11 Tips For Getting Overwintered Hydrangeas to Rebloom
Are you trying to wake up your hydrangeas after a long winter slumber? Hydraneas will naturally rebloom as a part of their life cycle, but did you know there are some actions you can take to help them reach their bloom potential a little faster? In this article, gardening expert Jill Drago provides her top tips for getting your hydrangeas to rebloom this spring!
It was summer, you were at the garden center and there it was. The most beautiful hydrangea you have ever seen, and you needed it. Your garden needed it. You quickly bought it and planted it giving it a loving home. You watched the blossoms fade, and then the leaves began to drop. The seasons have changed. Now what?
Once your hydrangeas have gone to sleep for the winter it can feel like a very long time until you see those beautiful blooming hydrangeas again. When the days begin to get longer, you will notice signs of life. You should see buds that soon will open into leaves and flowers.
Whether you have overwintered a potted hydrangea or one in your garden these tips will send you down the right track toward a season full of beautiful hydrangea blossoms.
If your hydrangeas have produced healthy leaves but you are not seeing flowers yet, it might be too early! Hydrangeas bloom anywhere from mid-spring through the fall. Take a closer look at your plant and look for flower buds.
Their flower buds look like little heads of broccoli. Each one of the tiny buds is hiding away the beautiful and colorful petals that will soon be filling your garden.
If you don’t see anything that resembles these flower buds, be patient. I would not start to worry about a lack of flowers until mid-summer.
Prune at the Right Time
Hydrangeas can be referred to as “new wood” or “old wood” bloomers. This is important to consider because pruning at the wrong time could affect their blooms.
New wood bloomers produce flower buds growth from the current growing season. The species that bloom on new wood are Hydrangea arborescens and Hydrangea paniculata. They can be pruned either in the spring, fall, or not at all.
Old wood bloomers are Hydrangea macrophylla, quercifolia, and serrata. These species should be pruned very shortly after blooming has ended. This is because old wood bloomers will form their flower buds on those same stalks very shortly after the flowers have faded.
Pruning at the correct time is one of the best ways you can guarantee that your shrub will bloom again after the winter.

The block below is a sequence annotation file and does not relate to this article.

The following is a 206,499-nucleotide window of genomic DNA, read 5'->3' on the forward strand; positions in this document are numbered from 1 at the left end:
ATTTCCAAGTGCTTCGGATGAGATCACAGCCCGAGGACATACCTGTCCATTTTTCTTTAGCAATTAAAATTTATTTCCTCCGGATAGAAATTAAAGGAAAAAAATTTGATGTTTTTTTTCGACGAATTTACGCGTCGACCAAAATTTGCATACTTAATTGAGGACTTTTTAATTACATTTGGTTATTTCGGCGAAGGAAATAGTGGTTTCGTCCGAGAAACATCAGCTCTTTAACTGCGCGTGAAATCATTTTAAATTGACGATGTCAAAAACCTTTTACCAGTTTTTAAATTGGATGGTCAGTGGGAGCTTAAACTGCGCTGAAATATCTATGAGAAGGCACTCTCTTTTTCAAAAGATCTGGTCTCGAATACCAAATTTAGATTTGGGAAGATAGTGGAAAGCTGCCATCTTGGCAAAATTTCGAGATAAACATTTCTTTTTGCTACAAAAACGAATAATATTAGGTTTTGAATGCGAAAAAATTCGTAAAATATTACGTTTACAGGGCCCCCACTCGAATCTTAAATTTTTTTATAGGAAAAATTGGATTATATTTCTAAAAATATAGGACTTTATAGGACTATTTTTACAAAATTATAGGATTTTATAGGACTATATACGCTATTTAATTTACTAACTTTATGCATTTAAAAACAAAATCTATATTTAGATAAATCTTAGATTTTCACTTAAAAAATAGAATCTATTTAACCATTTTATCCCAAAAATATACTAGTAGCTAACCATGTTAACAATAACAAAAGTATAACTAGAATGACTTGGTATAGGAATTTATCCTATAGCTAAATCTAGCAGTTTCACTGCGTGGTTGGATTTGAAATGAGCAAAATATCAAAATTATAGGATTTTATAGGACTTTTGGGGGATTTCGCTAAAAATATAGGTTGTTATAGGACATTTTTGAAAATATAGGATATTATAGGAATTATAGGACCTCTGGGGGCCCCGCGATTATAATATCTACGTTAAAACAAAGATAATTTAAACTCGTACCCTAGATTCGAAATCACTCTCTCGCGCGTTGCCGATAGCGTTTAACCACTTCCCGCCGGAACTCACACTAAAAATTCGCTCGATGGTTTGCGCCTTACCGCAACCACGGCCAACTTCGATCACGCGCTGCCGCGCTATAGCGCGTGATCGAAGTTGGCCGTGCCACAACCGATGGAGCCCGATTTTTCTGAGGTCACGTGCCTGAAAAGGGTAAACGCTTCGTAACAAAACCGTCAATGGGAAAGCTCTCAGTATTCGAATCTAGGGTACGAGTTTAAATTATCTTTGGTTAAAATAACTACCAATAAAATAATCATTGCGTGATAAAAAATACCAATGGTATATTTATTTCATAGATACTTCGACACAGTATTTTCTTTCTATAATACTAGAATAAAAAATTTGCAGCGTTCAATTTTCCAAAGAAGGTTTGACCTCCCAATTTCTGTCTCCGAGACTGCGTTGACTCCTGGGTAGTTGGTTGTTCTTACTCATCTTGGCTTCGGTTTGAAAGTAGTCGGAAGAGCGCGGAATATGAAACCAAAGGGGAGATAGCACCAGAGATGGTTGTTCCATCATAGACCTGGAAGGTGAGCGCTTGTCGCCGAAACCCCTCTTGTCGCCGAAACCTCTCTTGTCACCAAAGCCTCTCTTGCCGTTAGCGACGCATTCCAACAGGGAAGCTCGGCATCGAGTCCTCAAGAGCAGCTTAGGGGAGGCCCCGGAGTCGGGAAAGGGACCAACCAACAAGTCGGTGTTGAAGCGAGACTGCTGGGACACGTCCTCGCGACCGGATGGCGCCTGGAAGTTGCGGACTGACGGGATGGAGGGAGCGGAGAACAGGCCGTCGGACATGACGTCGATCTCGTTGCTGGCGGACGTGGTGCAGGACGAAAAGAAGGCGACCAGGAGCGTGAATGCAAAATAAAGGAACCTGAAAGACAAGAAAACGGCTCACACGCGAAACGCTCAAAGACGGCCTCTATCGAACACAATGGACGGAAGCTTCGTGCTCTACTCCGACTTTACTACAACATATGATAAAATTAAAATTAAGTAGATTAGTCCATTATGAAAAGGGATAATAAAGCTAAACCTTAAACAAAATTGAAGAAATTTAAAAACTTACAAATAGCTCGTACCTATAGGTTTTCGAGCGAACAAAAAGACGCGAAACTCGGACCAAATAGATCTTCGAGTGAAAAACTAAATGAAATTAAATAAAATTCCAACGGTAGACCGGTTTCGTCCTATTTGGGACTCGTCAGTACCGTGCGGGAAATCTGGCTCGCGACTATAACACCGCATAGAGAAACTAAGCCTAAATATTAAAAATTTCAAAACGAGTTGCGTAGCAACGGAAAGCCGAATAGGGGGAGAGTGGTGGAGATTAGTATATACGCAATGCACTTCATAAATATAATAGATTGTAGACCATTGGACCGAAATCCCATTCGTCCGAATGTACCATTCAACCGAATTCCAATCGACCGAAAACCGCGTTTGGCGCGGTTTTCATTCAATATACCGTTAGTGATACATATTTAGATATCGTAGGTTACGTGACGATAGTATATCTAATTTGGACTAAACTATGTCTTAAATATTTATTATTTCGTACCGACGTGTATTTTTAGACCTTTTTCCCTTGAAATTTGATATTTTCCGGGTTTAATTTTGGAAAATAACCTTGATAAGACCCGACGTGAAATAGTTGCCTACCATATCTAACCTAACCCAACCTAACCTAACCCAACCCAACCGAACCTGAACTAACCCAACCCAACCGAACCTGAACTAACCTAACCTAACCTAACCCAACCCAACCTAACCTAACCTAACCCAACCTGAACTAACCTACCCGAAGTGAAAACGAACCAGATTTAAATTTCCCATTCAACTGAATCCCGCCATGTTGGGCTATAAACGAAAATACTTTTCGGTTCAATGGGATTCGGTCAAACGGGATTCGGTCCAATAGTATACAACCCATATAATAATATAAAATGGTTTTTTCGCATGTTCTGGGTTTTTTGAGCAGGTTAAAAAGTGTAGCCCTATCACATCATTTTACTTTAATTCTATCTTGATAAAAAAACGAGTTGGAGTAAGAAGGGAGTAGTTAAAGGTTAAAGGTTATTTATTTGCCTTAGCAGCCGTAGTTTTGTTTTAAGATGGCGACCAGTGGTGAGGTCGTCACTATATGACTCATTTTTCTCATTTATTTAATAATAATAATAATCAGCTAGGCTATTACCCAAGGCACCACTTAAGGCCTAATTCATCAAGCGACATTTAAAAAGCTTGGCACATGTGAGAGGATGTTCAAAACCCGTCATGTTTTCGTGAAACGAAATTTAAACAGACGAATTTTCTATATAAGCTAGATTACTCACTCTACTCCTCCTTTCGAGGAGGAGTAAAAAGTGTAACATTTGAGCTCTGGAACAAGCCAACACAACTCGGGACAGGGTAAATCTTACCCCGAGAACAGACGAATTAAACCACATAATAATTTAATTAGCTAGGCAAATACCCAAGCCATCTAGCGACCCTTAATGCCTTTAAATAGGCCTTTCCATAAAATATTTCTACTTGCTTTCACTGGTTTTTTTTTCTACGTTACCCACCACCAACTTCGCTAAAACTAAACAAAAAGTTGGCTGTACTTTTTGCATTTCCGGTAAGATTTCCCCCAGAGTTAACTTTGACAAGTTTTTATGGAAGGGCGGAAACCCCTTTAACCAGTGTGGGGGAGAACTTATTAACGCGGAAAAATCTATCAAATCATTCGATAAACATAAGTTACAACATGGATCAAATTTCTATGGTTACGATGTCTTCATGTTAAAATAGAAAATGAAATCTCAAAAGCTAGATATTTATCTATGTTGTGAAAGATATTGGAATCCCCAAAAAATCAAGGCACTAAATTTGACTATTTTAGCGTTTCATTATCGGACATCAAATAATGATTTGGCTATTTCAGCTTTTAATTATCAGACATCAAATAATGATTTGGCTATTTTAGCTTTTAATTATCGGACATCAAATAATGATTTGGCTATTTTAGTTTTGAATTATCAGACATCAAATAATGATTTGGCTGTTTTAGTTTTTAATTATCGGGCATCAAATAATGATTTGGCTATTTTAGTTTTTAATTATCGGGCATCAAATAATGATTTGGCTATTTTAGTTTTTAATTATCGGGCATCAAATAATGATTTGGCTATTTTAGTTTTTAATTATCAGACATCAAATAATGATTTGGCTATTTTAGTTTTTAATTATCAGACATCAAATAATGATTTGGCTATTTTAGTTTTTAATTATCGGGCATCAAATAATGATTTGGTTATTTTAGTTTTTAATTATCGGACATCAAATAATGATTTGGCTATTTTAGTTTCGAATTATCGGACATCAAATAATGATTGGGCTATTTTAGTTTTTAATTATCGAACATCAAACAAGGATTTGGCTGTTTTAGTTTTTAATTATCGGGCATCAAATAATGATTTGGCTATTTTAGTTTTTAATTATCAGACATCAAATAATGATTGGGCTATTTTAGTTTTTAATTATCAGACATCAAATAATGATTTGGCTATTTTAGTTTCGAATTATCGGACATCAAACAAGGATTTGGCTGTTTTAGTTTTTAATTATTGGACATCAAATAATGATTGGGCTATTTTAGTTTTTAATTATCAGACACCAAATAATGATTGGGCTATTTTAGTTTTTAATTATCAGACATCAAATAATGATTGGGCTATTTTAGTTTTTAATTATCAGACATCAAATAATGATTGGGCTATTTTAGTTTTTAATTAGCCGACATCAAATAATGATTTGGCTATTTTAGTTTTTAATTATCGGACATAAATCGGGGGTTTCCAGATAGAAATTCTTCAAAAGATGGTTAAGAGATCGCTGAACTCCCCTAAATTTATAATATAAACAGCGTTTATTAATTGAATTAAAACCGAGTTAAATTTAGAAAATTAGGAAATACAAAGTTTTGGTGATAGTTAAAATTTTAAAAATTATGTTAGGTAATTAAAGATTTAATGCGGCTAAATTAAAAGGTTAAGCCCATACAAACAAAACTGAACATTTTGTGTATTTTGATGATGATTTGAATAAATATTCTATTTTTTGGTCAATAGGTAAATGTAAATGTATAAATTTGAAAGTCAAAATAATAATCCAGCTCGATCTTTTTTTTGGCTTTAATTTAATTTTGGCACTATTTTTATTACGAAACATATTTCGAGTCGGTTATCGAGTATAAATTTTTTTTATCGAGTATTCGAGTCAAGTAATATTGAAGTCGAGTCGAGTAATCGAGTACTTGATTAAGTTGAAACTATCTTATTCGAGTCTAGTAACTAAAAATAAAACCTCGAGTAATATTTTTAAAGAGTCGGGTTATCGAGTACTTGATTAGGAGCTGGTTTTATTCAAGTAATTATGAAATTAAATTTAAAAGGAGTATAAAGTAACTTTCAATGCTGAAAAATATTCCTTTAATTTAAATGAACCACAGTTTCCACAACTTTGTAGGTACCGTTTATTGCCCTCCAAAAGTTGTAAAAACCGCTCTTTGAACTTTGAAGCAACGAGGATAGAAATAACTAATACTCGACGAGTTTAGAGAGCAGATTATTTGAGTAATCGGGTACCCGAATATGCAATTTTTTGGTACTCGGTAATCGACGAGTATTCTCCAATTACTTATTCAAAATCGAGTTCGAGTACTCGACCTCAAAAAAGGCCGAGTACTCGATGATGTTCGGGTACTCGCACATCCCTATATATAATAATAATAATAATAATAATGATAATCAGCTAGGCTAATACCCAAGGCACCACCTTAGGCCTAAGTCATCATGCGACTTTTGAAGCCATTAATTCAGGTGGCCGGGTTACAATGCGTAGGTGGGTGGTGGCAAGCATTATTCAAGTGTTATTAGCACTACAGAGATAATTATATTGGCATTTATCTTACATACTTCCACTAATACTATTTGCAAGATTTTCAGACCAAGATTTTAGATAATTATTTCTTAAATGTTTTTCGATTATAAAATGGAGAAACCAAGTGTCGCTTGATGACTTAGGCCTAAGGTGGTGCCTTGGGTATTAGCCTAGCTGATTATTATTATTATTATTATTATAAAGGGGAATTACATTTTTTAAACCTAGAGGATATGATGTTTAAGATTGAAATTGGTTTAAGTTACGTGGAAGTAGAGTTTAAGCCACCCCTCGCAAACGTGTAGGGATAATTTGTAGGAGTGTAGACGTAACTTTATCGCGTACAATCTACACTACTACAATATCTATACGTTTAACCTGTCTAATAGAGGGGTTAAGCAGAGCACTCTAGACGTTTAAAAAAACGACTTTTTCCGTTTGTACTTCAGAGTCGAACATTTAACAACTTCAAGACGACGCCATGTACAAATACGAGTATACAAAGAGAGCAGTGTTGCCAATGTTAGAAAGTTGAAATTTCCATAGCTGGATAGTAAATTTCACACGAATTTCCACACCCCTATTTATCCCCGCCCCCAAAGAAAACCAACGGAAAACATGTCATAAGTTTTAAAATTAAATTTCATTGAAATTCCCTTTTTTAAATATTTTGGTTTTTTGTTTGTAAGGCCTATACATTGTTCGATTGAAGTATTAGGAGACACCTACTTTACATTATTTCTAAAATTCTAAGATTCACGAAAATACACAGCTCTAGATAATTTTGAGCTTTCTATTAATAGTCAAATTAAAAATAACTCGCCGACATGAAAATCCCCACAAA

Start Your Spring Cleanup
Just as in the fall, it is a great idea to clean out your garden beds in the spring as well. Many leaves, branches, and other plant debris can end up in your garden. Any weeds that have begun to grow in the spring are water thieves.
Leaves and other debris can carry fungal diseases as well as insect eggs from one season to the next. While you are cleaning up your gardens, inspect your plants for any disease indicators or insects that might be waking up with the spring temperatures. The sooner you treat insects or diseases, the better off your plants will be all season long.
Diseases and insects can both negatively affect your upcoming season of flowers. Insects can munch on them leaving them riddled with holes. While diseases can cause the flower buds to rot beyond repair.
Compost Your Garden Beds
This is a task that can be done in the spring or the fall. Once you have your gardens cleared of plant debris, and before you mulch your beds consider adding compost to your gardens. Compost is available in bags at garden centers, but many farms will sell their compost to gardeners.
Compost adds organic matter to your soil which helps to enrich it. The compost acts as a natural fertilizer. I have seen the difference an application of compost makes in a garden. It can take struggling or even healthy plants to the next level.
Right Plant, Right Hardiness Zone
If your hydrangea has not bloomed for an entire season and it looks like it may not bloom again this year, consider if you are growing a hydrangea species that is suitable for your zone.
For example, if you live in zone 5 and are growing a hydrangea that may only be hardy to zone 7 you run the risk of your flower buds dying over the winter or in the spring due to cold weather or a late frost.
If you have noticed this too late, you can dig up the shrub and plant it in a large container. When potted, they can be overwintered in a shed, garage, or in your home which could help to keep the flower buds safe.
Do yourself a favor and check the plant tag while you are still at the garden center and make sure that the plant you are choosing is suitable for your garden.
Focus on Nutrition